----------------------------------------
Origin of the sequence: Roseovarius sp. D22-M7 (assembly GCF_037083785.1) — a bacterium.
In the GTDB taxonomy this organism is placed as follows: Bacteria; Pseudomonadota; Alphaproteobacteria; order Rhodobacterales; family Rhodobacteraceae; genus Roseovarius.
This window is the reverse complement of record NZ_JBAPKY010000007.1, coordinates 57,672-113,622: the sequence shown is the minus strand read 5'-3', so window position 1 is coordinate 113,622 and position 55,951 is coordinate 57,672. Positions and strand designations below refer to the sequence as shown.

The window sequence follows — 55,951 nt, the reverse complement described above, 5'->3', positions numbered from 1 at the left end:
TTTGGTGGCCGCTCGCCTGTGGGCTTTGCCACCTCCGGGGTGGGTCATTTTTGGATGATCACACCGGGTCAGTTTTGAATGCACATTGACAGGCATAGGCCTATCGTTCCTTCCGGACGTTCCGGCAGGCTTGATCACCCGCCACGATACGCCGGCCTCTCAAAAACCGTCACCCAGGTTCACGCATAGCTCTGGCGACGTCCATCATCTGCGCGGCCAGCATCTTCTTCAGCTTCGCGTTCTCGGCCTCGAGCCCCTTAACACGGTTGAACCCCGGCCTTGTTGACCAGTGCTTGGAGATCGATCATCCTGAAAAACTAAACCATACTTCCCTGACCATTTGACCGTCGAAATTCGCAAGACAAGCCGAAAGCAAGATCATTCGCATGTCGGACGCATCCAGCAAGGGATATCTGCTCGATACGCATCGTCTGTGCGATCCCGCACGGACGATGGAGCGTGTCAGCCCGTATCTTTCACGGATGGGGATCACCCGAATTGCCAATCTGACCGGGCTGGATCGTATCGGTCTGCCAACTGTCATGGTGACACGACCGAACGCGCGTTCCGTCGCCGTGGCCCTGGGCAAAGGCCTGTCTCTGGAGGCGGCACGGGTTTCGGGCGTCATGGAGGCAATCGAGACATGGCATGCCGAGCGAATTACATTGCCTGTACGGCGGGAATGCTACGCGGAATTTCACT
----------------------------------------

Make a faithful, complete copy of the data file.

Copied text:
Origin of the sequence: Roseovarius sp. D22-M7 (assembly GCF_037083785.1) — a bacterium.
In the GTDB taxonomy this organism is placed as follows: Bacteria; Pseudomonadota; Alphaproteobacteria; order Rhodobacterales; family Rhodobacteraceae; genus Roseovarius.
This window is the reverse complement of record NZ_JBAPKY010000007.1, coordinates 57,672-113,622: the sequence shown is the minus strand read 5'-3', so window position 1 is coordinate 113,622 and position 55,951 is coordinate 57,672. Positions and strand designations below refer to the sequence as shown.

The window sequence follows — 55,951 nt, the reverse complement described above, 5'->3', positions numbered from 1 at the left end:
TTTGGTGGCCGCTCGCCTGTGGGCTTTGCCACCTCCGGGGTGGGTCATTTTTGGATGATCACACCGGGTCAGTTTTGAATGCACATTGACAGGCATAGGCCTATCGTTCCTTCCGGACGTTCCGGCAGGCTTGATCACCCGCCACGATACGCCGGCCTCTCAAAAACCGTCACCCAGGTTCACGCATAGCTCTGGCGACGTCCATCATCTGCGCGGCCAGCATCTTCTTCAGCTTCGCGTTCTCGGCCTCGAGCCCCTTAACACGGTTGAACCCCGGCCTTGTTGACCAGTGCTTGGAGATCGATCATCCTGAAAAACTAAACCATACTTCCCTGACCATTTGACCGTCGAAATTCGCAAGACAAGCCGAAAGCAAGATCATTCGCATGTCGGACGCATCCAGCAAGGGATATCTGCTCGATACGCATCGTCTGTGCGATCCCGCACGGACGATGGAGCGTGTCAGCCCGTATCTTTCACGGATGGGGATCACCCGAATTGCCAATCTGACCGGGCTGGATCGTATCGGTCTGCCAACTGTCATGGTGACACGACCGAACGCGCGTTCCGTCGCCGTGGCCCTGGGCAAAGGCCTGTCTCTGGAGGCGGCACGGGTTTCGGGCGTCATGGAGGCAATCGAGACATGGCATGCCGAGCGAATTACATTGCCTGTACGGCGGGAATGCTACGCGGAATTTCACT